Having spent time wandering thru the FDA's website, reading warning letters etc, I'm all in favor of an FDA-type agency. Remember the Lilly drug NIAU for HBV, that worked like a charm , then ~ 3 months in, caused catastrophic kidney failure? http://www.healthforyou.org/m/medical/fialuridine.htm
Me, I'm all for an FDA.
All a new drug candidate has to do is show its: more efficacious than the existing standard of care, or otherwise beneficial to the patient.
"Otherwise beneficial" includes:
Works no better but fewer daily doses needed
works no better but better tolerated
works no better but less risk of serious side effects
works no better but less expensive
Cancer drugs can get approved if they can show an average increase in life-expectancy of days vs the existing standard of care.
Cancer drugs havent taken nearly the hit that contraceptives etc have. The Dalkon Shield lawsuits much shut down that industry. I cant remember the name of the drug, but it turned out to cause cancer in the female children of women who had taken it - not a happy outcome. Still - do you conduct a 2 generation study?
Clinical trials are incredibly expensive & many many drugs dont get thru the three trial process. Still, whining about the money is silly. If you dont think your drug is good enough, you wont put it on trial. There is even an 'orphan drug' status, for drugs to treat diseases that are sufficiently rare that there is no profit potential.
Safety trials start with 10-25 people, typically. That's a Phase I clinical trial.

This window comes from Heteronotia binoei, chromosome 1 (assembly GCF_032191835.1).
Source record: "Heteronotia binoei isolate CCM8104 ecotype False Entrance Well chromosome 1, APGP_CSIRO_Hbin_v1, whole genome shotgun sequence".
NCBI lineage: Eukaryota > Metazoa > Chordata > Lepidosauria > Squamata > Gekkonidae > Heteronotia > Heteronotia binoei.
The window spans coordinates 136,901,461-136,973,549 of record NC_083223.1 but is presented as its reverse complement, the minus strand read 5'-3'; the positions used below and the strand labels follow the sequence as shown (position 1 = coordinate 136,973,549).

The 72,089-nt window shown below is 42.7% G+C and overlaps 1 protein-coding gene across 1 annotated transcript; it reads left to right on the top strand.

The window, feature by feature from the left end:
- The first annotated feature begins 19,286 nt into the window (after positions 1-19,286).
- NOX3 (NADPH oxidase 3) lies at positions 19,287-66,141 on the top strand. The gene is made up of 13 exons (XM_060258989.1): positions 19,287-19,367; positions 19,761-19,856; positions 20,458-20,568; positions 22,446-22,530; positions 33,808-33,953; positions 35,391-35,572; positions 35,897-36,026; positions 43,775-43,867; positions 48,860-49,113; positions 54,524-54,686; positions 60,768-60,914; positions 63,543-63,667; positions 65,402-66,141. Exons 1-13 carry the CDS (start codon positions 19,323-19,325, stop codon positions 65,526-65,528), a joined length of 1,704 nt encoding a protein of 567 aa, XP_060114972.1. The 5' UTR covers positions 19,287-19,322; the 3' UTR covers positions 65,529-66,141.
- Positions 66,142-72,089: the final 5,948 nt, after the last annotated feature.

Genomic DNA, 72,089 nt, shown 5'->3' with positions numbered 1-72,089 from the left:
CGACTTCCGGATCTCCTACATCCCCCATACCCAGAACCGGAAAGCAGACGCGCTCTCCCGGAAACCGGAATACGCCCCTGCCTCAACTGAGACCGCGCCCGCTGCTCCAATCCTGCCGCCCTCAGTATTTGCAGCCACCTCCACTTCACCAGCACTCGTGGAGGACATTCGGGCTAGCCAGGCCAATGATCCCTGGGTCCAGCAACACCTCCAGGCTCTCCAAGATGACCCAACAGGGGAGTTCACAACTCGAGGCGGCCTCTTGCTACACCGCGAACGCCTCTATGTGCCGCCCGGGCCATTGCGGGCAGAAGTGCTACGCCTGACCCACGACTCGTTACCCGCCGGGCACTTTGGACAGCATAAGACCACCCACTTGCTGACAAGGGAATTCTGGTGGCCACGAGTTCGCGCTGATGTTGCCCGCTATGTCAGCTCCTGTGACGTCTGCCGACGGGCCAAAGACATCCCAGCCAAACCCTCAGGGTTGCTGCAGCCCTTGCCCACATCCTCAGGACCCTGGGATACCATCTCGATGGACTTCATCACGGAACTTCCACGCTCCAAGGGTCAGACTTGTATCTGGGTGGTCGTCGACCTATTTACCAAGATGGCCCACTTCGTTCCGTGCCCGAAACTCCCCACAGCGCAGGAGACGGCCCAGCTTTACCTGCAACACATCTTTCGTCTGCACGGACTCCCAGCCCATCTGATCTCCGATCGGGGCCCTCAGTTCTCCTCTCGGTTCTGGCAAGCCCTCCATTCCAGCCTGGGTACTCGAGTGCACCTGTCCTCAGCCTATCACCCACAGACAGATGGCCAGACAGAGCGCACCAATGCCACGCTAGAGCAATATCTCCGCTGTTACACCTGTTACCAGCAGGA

It tests whether the drug will kill people outright, essentially.
Phase II are dosage etc determining trials. Different doses and regimens are used, and the company determines which is the best for the final test.
Phase III trials are big. This is where the drug has to prove itself better than the competition in sort of real-world conditions. Often, this is the first time a large number of people get the drug. Interesting things happen here.
One thing I hope is changing - often studies in the past have used 'surrogate markers' in place of endpoint markers, with the accepted assumption that the surrogate correlated with the true endpoint (ex: reduction in serum cholesterol equates to reduction in death from heart disease). Turns out quite a few surrogates are not as predictive as expected. I think trials are going to become more expensive as they turn to the actual markers.
Over prescription - amen to that! I'm seeing a lot of people (finally) told to do sinus flushes for infections, in place of the automatic antibiotics they took with each cold, 'just in case'.
Altoid - curiously strong.